No. 36, issued February 11, 1997
Table of Contents
- The incident on 10 February in Mostar.
- On 11 February an extraordinary Joint Military Commission (JMC) was held in Sarajevo.
- The HR, Mr. Carl Bildt, attended an OSCE Permanent Council meeting in Vienna on 6 February.
- Following a failure of the Federation Government to reach agreement on municipal reorganization at their 6 February session, Croat representatives abandoned the meeting.
- Republika Srpska
- The RS National Assembly held its fourth session on 7 February in Jahorina.
- Joint Bodies
- At the Council of Ministers (CoM) Session held on 6 February no final agreement was reached on the Rules of Procedure.
- Right to Return
- The International Federation of the Red Cross and Red Crescent Societies announced on 6 February the release of their publication “Going Home – A Guidebook for Refugees”.
- Council Of Europe
- Visit of the Council of Europe to BH from 6-9 February.
- Human Rights
- International organisations and the Federation Ombudsmen’s Office will hold a human rights training on 17 February
- Media Issues
- Economic Issues
- On 6 February Chairman of the Presidency of BH, Mr. Alija Izetbegovic, signed three credit agreements with the World Bank.
- A recent increase in tensions in Mostar culminated on 10 February in a serious incident in which one person was killed and 21 people wounded. According to reports from UN IPTF and SFOR officials, a group of about 500 Bosniaks who were heading for the Liska cemetery in west Mostar were blocked by some 700 Croats. The Bosniaks were going to the cemetery to mourn their dead on what was the second day of the Islamic religious holiday of Bairam. Violence then erupted between the two groups which resulted in the death and injuries. Although full details of the incident have not yet been established, IPTF and SFOR officials confirmed that shots were fired from the Croat side during the clash.
A series of high level meetings took place immediately following the incident in an attempt to defuse the situation and find the causes for the event. The High Representative, Carl Bildt, and his Principal Deputy, Ambassador Michael Steiner, were in contact with responsible authorities both in Sarajevo and Mostar. Ambassador Steiner went to Mostar and held meetings with SFOR and IPTF, Mr. Orucevic the Deputy Mayor of Mostar, Mr. Silajdzic, Co-Chairman of the Council of Ministers and Mrs. Fatima Leho, the Cantonal President. Meetings were also held with the Mayor, Mr. Prskalo, Mr. Leutar, Deputy Minister of the Interior and Police Minister Coric. In Sarajevo Mr. Bildt met with General Crouch as well as Prime Minister of the Federation, Mr. Bicakcic.
The outcome of these talks was agreement among all those consulted, including the Federation President Mr. Kresimir Zubak, on a package of measures, the main elements of which were:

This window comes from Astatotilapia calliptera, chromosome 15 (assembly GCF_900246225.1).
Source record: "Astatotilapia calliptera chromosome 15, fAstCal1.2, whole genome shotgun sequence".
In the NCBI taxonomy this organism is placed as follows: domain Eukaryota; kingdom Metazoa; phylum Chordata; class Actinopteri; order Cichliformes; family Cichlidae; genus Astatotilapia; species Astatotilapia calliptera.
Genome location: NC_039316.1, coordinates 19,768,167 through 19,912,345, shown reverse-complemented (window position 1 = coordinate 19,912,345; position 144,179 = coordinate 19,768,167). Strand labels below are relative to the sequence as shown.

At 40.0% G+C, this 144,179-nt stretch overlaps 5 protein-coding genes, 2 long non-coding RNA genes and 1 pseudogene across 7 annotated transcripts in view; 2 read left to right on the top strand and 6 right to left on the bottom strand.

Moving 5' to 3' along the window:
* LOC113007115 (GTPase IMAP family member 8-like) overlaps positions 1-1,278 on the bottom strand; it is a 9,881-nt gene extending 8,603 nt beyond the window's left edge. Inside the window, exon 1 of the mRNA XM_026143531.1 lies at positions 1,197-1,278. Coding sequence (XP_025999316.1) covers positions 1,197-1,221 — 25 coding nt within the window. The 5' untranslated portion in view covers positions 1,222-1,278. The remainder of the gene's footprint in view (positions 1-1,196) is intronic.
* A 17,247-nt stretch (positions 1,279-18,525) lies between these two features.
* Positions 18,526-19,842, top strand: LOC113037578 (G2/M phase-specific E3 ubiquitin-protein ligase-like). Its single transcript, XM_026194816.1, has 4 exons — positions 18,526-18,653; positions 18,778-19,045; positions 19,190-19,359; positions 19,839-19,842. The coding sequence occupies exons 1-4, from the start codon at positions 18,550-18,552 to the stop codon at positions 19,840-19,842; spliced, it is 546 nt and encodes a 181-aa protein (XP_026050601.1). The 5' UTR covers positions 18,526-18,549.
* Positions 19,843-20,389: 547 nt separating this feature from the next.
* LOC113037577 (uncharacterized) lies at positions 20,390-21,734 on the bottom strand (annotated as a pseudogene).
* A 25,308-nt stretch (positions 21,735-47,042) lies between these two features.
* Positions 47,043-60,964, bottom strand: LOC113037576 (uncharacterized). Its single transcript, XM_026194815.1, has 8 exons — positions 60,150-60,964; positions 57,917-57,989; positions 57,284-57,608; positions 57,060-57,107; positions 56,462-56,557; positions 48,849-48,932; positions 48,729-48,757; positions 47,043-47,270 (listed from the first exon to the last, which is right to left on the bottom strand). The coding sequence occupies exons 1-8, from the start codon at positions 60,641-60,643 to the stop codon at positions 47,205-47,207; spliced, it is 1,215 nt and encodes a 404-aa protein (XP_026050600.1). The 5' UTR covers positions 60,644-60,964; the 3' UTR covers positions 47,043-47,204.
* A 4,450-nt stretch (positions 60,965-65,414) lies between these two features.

- The immediate imposition of a curfew, with patrolling by IPTF and an increased SFOR presence around Mostar.
- Agreement on an immediate investigation by IPTF drawing on evidence from all sides.
- Any persons found to be involved who held an official position would be removed from office and face criminal proceedings.
- UN IPTF reported that 26 Bosniacs were evicted by “criminal elements” in the west side of the city on the night following the violence. IPTF eviction teams will respond to the alleged evictions and are expecting the Mostar police to provide assistance in doing this. IPTF officials also demand that anyone found in the apartments of the evicted should be taken into custody for questioning. In his meeting with Mostar Mayor, Mr. Prskalo, and the Police Minister Mr. Coric, Ambassador Michael Steiner was given a firm promise that these evictions would be reversed immediately.
These latest incidents follow a recent rise in expulsions, robberies, threats and violence in Mostar in the last few days, including a report of 7 explosions in west Mostar and along the former confrontation line on 6 February .
- The High Representative, Carl Bildt, issued a statement condemning “in the strongest possible terms” the indiscriminate killing in Mostar. “This is murder and must be treated as such. We demand that those responsible for these brutal acts are identified, arrested and brought to justice”, he said. The statement also appealed to all responsible citizens of Mostar for calm and dignity. “Do not let the extremists destroy the peace that you can build together”, he warned.
- On 11 February an extraordinary Joint Military Commission (JMC) was held in Sarajevo in light of recent evidence that reservists had been called up and that the highest levels of requests had been made since the end of the war for authority to move and train. Lt-General Cordy Simpson, Deputy Commander of Operations, chaired the meeting which was attended by RS Chief of General Staff, General Colic, Federation Army Commander General Delic, and Federation Army Deputy Commander, General Budimir. Due to the general volatility of the current situation, particularly in the run-up to the announcement of the arbitration result, and in view of the situation in Mostar, the Chairman outlined two new measures to deal with potential threats:
- With immediate effect all training and movement requiring authorisation under the Instructions to the Parties would be suspended, and all troops would have to return to barracks by 1200 hrs on 13 February. This suspension would remain in effect until further notice.